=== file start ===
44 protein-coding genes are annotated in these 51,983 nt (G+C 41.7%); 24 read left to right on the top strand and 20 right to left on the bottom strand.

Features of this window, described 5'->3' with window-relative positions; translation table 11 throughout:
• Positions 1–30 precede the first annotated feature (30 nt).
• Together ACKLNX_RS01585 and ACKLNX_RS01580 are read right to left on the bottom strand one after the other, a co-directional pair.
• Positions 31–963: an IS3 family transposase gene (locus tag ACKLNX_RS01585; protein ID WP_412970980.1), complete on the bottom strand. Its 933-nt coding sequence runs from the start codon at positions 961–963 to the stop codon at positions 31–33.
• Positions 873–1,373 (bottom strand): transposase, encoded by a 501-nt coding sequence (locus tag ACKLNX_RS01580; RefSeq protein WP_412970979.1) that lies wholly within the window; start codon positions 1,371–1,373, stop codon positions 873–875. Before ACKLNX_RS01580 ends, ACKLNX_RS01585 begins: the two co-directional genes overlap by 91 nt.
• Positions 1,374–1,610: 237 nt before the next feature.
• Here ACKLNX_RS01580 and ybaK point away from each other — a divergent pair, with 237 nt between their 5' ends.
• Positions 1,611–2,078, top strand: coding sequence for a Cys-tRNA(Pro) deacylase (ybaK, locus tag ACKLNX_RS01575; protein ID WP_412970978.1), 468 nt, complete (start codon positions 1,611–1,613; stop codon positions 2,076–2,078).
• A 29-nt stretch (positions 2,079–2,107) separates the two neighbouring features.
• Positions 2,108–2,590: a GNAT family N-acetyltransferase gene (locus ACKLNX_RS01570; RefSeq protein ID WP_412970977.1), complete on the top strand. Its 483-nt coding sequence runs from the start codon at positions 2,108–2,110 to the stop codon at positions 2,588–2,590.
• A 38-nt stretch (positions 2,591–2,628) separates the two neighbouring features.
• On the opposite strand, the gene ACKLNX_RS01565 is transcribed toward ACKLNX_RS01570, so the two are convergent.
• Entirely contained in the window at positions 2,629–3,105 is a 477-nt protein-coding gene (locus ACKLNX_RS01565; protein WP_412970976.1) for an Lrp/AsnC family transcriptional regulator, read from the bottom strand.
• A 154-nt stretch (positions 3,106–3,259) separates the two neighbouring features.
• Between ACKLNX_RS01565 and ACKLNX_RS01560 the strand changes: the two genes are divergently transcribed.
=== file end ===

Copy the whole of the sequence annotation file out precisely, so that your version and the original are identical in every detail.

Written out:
44 protein-coding genes are annotated in these 51,983 nt (G+C 41.7%); 24 read left to right on the top strand and 20 right to left on the bottom strand.

Features of this window, described 5'->3' with window-relative positions; translation table 11 throughout:
• Positions 1–30 precede the first annotated feature (30 nt).
• Together ACKLNX_RS01585 and ACKLNX_RS01580 are read right to left on the bottom strand one after the other, a co-directional pair.
• Positions 31–963: an IS3 family transposase gene (locus tag ACKLNX_RS01585; protein ID WP_412970980.1), complete on the bottom strand. Its 933-nt coding sequence runs from the start codon at positions 961–963 to the stop codon at positions 31–33.
• Positions 873–1,373 (bottom strand): transposase, encoded by a 501-nt coding sequence (locus tag ACKLNX_RS01580; RefSeq protein WP_412970979.1) that lies wholly within the window; start codon positions 1,371–1,373, stop codon positions 873–875. Before ACKLNX_RS01580 ends, ACKLNX_RS01585 begins: the two co-directional genes overlap by 91 nt.
• Positions 1,374–1,610: 237 nt before the next feature.
• Here ACKLNX_RS01580 and ybaK point away from each other — a divergent pair, with 237 nt between their 5' ends.
• Positions 1,611–2,078, top strand: coding sequence for a Cys-tRNA(Pro) deacylase (ybaK, locus tag ACKLNX_RS01575; protein ID WP_412970978.1), 468 nt, complete (start codon positions 1,611–1,613; stop codon positions 2,076–2,078).
• A 29-nt stretch (positions 2,079–2,107) separates the two neighbouring features.
• Positions 2,108–2,590: a GNAT family N-acetyltransferase gene (locus ACKLNX_RS01570; RefSeq protein ID WP_412970977.1), complete on the top strand. Its 483-nt coding sequence runs from the start codon at positions 2,108–2,110 to the stop codon at positions 2,588–2,590.
• A 38-nt stretch (positions 2,591–2,628) separates the two neighbouring features.
• On the opposite strand, the gene ACKLNX_RS01565 is transcribed toward ACKLNX_RS01570, so the two are convergent.
• Entirely contained in the window at positions 2,629–3,105 is a 477-nt protein-coding gene (locus ACKLNX_RS01565; protein WP_412970976.1) for an Lrp/AsnC family transcriptional regulator, read from the bottom strand.
• A 154-nt stretch (positions 3,106–3,259) separates the two neighbouring features.
• Between ACKLNX_RS01565 and ACKLNX_RS01560 the strand changes: the two genes are divergently transcribed.